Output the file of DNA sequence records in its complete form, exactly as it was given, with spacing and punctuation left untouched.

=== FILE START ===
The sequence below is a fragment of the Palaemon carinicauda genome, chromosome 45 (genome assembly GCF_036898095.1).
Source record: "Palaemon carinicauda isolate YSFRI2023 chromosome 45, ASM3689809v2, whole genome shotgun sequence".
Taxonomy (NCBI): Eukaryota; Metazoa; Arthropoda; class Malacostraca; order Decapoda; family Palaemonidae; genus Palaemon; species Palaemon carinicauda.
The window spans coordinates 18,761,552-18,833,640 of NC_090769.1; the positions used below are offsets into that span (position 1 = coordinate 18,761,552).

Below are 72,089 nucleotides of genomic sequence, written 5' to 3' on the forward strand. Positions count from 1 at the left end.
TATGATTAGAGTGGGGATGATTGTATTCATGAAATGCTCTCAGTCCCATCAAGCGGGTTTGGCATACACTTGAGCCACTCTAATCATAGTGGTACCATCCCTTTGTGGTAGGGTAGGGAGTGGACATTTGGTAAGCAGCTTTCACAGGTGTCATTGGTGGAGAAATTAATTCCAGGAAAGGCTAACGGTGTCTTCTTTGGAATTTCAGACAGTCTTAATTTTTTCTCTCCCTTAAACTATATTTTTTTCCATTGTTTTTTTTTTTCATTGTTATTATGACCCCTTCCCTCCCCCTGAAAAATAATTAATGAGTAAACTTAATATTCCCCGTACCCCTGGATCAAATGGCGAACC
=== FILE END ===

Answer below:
The sequence below is a fragment of the Palaemon carinicauda genome, chromosome 45 (genome assembly GCF_036898095.1).
Source record: "Palaemon carinicauda isolate YSFRI2023 chromosome 45, ASM3689809v2, whole genome shotgun sequence".
Taxonomy (NCBI): Eukaryota; Metazoa; Arthropoda; class Malacostraca; order Decapoda; family Palaemonidae; genus Palaemon; species Palaemon carinicauda.
The window spans coordinates 18,761,552-18,833,640 of NC_090769.1; the positions used below are offsets into that span (position 1 = coordinate 18,761,552).

Below are 72,089 nucleotides of genomic sequence, written 5' to 3' on the forward strand. Positions count from 1 at the left end.
TATGATTAGAGTGGGGATGATTGTATTCATGAAATGCTCTCAGTCCCATCAAGCGGGTTTGGCATACACTTGAGCCACTCTAATCATAGTGGTACCATCCCTTTGTGGTAGGGTAGGGAGTGGACATTTGGTAAGCAGCTTTCACAGGTGTCATTGGTGGAGAAATTAATTCCAGGAAAGGCTAACGGTGTCTTCTTTGGAATTTCAGACAGTCTTAATTTTTTCTCTCCCTTAAACTATATTTTTTTCCATTGTTTTTTTTTTTCATTGTTATTATGACCCCTTCCCTCCCCCTGAAAAATAATTAATGAGTAAACTTAATATTCCCCGTACCCCTGGATCAAATGGCGAACC